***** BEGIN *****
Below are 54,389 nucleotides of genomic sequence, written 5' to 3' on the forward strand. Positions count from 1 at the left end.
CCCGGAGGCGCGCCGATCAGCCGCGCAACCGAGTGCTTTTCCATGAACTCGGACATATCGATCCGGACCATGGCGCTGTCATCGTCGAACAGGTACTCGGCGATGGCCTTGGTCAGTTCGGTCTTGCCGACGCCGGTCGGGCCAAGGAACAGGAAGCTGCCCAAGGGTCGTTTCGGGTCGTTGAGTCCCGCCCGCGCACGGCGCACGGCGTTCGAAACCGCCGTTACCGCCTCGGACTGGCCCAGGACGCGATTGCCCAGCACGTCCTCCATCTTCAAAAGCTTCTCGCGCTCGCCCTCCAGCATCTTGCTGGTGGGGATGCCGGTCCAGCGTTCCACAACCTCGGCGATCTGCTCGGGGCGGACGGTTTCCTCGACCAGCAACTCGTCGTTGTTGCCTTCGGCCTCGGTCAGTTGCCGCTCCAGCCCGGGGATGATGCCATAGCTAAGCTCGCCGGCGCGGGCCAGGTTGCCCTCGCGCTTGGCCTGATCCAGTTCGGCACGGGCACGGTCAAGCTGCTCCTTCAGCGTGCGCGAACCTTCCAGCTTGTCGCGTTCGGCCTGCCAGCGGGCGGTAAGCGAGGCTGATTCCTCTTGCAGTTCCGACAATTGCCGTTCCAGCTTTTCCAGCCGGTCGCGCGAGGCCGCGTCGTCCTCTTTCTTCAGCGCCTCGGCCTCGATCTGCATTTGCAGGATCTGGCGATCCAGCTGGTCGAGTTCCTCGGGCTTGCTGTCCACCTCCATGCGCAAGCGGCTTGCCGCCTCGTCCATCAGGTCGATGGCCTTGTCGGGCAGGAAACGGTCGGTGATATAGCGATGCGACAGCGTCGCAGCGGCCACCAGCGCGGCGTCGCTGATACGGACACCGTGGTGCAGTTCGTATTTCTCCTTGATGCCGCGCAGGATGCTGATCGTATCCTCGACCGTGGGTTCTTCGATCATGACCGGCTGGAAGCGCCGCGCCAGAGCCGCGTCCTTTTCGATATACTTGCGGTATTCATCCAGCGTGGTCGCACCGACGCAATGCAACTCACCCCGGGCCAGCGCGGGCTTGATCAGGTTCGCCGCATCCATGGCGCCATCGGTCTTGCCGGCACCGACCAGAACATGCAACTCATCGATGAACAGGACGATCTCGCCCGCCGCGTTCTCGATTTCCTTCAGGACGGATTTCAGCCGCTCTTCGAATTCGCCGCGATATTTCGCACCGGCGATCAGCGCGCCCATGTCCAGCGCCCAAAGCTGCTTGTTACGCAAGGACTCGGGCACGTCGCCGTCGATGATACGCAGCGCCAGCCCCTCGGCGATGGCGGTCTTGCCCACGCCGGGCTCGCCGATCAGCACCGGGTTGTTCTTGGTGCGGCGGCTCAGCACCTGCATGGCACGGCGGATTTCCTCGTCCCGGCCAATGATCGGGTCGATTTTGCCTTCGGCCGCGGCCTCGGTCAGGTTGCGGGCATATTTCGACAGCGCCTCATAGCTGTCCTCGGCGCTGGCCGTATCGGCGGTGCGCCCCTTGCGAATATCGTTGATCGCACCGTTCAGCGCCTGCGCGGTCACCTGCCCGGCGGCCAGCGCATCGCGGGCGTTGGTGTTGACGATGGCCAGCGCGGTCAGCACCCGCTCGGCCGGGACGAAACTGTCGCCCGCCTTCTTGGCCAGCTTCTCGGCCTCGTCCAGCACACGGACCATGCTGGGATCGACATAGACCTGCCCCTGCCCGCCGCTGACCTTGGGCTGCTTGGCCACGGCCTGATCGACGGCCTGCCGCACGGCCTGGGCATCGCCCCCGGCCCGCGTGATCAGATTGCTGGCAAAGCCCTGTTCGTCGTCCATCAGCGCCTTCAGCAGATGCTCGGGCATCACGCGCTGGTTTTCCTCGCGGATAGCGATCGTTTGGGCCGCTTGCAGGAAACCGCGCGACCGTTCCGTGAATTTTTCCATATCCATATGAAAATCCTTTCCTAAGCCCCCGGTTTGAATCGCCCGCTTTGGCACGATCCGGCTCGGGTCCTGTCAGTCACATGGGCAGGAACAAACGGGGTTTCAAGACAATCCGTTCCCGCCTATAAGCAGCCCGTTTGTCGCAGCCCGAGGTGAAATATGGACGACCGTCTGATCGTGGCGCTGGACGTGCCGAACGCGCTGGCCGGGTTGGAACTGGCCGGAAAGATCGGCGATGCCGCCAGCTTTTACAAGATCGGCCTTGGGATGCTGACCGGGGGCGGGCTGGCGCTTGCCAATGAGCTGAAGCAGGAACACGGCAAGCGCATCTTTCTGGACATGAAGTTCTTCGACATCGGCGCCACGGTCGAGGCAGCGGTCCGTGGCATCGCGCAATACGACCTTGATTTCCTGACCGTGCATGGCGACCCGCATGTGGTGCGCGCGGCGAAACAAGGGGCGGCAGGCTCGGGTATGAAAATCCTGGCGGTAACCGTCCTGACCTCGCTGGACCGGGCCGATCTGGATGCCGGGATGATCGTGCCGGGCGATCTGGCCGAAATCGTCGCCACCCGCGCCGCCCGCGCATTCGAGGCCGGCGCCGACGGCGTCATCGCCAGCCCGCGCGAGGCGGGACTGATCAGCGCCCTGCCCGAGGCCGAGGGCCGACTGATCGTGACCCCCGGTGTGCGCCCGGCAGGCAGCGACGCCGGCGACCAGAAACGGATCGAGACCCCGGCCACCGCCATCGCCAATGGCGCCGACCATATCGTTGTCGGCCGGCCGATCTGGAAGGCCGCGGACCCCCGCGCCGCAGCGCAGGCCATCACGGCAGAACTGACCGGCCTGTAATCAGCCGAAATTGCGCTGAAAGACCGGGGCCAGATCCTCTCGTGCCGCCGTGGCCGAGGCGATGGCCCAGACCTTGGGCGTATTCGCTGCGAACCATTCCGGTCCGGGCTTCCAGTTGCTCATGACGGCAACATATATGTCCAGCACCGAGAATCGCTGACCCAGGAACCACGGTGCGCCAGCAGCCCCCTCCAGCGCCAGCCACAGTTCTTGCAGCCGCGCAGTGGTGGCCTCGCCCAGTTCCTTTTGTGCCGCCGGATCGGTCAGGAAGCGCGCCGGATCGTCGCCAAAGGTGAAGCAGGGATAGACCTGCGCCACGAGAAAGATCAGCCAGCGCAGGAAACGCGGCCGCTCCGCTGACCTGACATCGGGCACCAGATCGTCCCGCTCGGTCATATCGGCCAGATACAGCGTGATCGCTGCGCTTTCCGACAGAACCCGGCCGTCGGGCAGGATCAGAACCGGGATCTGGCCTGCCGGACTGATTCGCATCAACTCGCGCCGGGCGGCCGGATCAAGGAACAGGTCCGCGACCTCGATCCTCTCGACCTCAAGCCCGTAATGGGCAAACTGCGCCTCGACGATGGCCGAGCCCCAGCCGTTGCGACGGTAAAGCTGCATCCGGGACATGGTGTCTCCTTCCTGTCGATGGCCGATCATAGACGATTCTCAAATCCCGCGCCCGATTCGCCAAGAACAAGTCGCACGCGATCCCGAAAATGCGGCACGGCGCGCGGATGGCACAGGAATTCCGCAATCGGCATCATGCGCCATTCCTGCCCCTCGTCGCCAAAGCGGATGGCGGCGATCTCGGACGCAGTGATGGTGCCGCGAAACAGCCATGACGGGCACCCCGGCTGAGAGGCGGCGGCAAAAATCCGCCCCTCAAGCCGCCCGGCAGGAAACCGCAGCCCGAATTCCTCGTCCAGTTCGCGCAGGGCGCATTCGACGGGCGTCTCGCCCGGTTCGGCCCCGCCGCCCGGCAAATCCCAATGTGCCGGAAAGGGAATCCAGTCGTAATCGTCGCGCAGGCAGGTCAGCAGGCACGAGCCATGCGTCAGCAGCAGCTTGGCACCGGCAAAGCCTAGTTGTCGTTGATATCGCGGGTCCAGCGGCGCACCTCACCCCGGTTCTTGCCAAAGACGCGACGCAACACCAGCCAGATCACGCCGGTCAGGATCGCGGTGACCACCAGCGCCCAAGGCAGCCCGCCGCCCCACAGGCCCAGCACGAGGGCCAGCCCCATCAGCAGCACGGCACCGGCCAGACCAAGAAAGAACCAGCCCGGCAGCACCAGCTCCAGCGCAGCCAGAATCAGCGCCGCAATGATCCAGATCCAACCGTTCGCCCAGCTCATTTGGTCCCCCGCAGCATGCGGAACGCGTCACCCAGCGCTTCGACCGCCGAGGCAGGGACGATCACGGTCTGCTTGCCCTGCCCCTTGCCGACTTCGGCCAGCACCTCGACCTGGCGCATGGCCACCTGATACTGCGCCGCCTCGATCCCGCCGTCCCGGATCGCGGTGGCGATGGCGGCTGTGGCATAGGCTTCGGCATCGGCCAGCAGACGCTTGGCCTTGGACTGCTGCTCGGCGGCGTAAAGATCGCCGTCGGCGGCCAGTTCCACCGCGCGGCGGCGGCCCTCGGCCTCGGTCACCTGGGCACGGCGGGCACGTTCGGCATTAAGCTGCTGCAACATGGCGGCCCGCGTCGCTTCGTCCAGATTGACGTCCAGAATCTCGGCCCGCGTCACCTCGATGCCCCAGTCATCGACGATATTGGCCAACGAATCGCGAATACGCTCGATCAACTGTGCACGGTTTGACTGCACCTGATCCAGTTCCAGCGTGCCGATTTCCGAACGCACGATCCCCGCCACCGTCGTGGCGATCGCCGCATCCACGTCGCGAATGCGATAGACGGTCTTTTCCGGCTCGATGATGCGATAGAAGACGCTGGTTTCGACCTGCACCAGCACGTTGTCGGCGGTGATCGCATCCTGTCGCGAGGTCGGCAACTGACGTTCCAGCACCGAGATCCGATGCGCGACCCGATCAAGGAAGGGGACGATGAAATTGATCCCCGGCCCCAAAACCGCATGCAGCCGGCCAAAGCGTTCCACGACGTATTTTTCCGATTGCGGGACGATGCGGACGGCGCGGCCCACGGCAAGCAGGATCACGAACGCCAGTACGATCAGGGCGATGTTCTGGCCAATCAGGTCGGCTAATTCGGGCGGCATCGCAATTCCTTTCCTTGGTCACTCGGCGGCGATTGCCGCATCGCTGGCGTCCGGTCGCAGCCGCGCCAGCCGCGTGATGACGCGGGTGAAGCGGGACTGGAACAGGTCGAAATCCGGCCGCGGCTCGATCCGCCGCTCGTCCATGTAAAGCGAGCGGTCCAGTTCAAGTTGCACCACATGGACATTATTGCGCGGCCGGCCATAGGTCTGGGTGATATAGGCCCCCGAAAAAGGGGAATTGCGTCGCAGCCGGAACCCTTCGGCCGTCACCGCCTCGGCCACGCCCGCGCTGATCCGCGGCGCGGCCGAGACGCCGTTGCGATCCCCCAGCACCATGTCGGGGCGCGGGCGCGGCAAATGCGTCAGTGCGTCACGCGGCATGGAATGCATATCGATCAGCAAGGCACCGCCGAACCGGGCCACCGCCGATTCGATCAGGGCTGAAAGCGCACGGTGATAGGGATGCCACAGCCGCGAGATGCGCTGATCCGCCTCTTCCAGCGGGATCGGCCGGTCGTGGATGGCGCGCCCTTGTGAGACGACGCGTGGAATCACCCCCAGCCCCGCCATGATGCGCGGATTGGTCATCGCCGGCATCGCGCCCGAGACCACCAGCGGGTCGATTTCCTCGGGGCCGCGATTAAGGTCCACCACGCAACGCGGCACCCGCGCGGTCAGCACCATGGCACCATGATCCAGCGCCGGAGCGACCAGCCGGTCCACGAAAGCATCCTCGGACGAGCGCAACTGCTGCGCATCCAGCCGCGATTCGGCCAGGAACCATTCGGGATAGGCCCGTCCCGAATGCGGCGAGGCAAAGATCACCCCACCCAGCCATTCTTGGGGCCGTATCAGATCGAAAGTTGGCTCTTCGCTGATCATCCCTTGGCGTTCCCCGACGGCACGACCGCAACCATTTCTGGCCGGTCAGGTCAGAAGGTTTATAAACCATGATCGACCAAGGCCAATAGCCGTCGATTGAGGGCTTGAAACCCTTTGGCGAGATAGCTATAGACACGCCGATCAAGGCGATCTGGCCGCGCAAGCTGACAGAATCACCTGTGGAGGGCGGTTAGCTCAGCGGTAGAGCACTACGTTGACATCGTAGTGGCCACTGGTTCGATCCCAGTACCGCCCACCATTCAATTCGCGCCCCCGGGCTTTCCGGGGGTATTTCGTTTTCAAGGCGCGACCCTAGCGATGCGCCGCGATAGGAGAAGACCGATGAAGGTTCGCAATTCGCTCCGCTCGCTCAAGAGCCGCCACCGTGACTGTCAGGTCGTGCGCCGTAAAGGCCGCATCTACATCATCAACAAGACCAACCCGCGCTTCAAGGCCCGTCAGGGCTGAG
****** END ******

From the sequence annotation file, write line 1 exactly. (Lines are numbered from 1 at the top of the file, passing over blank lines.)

Below are 54,389 nucleotides of genomic sequence, written 5' to 3' on the forward strand. Positions count from 1 at the left end.